Sep 19 2009
A single science article caused me to both nod and shake my head while reading it. At was about a study on treating “crippling” shame.
What I agreed with was some the author’s thoughts about shame. Jessica Van Vliet, from the University of Alberta, went on record with -
“Shame can prompt us to make changes that will help protect our relationships and also preserve the fabric of society. It’s important to emphasize that shame is essential and has value. . . .The problem is when people get paralyzed with shame and withdraw from others. Not only can this create mental-health problems for people, but also they no longer contribute as fully to society.”
No, shame is not a “toxic” emotion, always bad. The ability to feel shame is a social emotion, innate to human functioning. But too much of it can be a bad thing. Just can be too much of any emotion.
Van Vliet transitioned into explaining how debilitating shame can be overcome. That’s when I began shaking me head. Her explanation seemed infused with psych-speak (“one of the key components to overcoming these feelings is to step back from the problem”). I kept wondering what data she used to base her conclusion upon.
How did she come to the finding that the news release of her research touts? What, precisely? did she find?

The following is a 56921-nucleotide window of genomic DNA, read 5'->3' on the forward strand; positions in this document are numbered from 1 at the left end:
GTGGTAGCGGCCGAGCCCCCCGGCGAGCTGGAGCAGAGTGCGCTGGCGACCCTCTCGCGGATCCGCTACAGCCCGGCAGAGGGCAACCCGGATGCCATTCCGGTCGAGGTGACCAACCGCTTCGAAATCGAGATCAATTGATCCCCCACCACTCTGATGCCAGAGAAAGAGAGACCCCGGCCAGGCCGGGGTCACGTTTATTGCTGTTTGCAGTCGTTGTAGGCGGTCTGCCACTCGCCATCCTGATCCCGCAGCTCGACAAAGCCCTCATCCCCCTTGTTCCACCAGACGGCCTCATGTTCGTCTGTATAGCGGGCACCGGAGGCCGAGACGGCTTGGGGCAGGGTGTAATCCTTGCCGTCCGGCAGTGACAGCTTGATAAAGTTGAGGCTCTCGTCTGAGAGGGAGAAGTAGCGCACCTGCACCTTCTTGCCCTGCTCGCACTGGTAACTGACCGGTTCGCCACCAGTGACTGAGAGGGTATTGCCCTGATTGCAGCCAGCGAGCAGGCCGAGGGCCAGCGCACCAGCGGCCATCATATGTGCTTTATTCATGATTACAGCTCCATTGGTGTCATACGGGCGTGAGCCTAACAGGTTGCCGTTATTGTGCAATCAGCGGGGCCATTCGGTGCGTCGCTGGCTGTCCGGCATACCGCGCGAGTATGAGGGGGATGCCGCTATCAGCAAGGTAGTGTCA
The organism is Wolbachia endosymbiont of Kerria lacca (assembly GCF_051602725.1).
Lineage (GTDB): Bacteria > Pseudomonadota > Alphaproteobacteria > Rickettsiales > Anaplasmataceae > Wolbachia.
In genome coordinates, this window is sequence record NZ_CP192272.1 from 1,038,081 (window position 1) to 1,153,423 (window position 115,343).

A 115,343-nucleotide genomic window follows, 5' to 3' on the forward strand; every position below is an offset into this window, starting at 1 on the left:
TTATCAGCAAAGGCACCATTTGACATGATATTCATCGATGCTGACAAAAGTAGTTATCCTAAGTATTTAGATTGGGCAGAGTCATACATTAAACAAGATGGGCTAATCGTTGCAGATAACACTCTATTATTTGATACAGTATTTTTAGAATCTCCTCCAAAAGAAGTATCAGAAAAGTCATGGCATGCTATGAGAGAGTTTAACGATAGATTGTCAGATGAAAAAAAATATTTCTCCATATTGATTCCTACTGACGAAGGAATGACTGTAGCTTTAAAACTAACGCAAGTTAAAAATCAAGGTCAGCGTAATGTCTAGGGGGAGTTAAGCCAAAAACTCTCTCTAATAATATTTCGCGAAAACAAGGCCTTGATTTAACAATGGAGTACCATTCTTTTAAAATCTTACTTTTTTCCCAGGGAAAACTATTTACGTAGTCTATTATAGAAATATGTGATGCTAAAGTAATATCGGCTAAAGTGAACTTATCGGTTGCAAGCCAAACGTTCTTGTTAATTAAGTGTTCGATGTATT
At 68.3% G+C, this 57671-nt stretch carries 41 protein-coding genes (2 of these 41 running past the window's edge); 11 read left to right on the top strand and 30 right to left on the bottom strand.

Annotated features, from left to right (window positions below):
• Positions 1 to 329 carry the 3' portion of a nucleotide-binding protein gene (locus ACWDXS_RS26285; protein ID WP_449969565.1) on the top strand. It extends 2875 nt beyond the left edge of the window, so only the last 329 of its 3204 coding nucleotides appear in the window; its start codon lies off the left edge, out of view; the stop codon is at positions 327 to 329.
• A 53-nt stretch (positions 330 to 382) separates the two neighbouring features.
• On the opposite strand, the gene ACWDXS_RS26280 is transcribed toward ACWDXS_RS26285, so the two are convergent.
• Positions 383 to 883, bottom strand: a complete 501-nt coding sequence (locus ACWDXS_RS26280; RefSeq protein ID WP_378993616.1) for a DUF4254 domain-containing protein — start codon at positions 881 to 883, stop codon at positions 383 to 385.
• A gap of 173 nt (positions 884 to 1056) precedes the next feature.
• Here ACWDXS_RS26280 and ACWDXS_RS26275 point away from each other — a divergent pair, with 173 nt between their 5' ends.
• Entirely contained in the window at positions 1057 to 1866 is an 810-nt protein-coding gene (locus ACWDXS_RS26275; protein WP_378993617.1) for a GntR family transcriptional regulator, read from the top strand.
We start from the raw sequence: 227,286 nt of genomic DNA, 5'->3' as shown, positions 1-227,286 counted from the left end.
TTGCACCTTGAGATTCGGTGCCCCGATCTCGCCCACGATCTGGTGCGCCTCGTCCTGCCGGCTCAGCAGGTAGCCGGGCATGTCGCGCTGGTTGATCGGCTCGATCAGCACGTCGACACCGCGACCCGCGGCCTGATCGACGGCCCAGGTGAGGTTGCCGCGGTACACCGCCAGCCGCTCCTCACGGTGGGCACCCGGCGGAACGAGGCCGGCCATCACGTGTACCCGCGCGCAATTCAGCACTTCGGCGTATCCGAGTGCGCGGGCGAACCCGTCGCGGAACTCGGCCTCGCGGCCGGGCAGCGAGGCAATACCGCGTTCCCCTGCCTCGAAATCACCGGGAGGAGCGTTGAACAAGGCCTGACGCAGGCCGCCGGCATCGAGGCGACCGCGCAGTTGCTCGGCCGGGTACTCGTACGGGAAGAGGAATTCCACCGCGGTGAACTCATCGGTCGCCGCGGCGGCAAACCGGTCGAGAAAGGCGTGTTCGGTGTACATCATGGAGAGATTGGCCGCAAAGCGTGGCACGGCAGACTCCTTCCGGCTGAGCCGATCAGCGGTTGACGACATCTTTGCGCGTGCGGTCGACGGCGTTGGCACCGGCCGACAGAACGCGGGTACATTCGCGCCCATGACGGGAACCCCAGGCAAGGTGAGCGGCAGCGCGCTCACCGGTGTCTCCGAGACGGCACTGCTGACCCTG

Disappointingly, the article made no mention of the actual research Van Vliet was basing her conclusion, and advice, upon. I had to do some sleuthing to find out. And what I found in an abstract of her paper almost made me blush.
Methods: The participants were nine women and four men between the ages of 24 and 70. Data came from interviews in which the participants recalled a distressing shame experience and described how they recovered. Emphasis was on the participants’ subjective perspectives, meanings, and interpretations. [abstract]
Poor quantity of data. Poor quality of data. It seems that “scientists” in the psychological fields (my own) are still quite adept at taking an inch of observation/interview/measurement and running four miles with it.
The article concludes this way -
“Connecting to others helps to increase self-acceptance, and with self-acceptance can come a greater acceptance of other people as well,” said Van Vliet. “People start to realize that it’s not just them. Other people do things that are as bad or even worse sometimes so they’re not the worst person on the planet. They start to say to themselves, ‘This is human, I am human, others are human.’”
Really? Is that really what happens? Or is that a mere veneer of client/therapist thinking laid over a complex, largely unconscious, phenomenon? Where the data is weak/soft, researchers should be overtly tentative in the explanations they propose. Otherwise, they aren’t doing good science.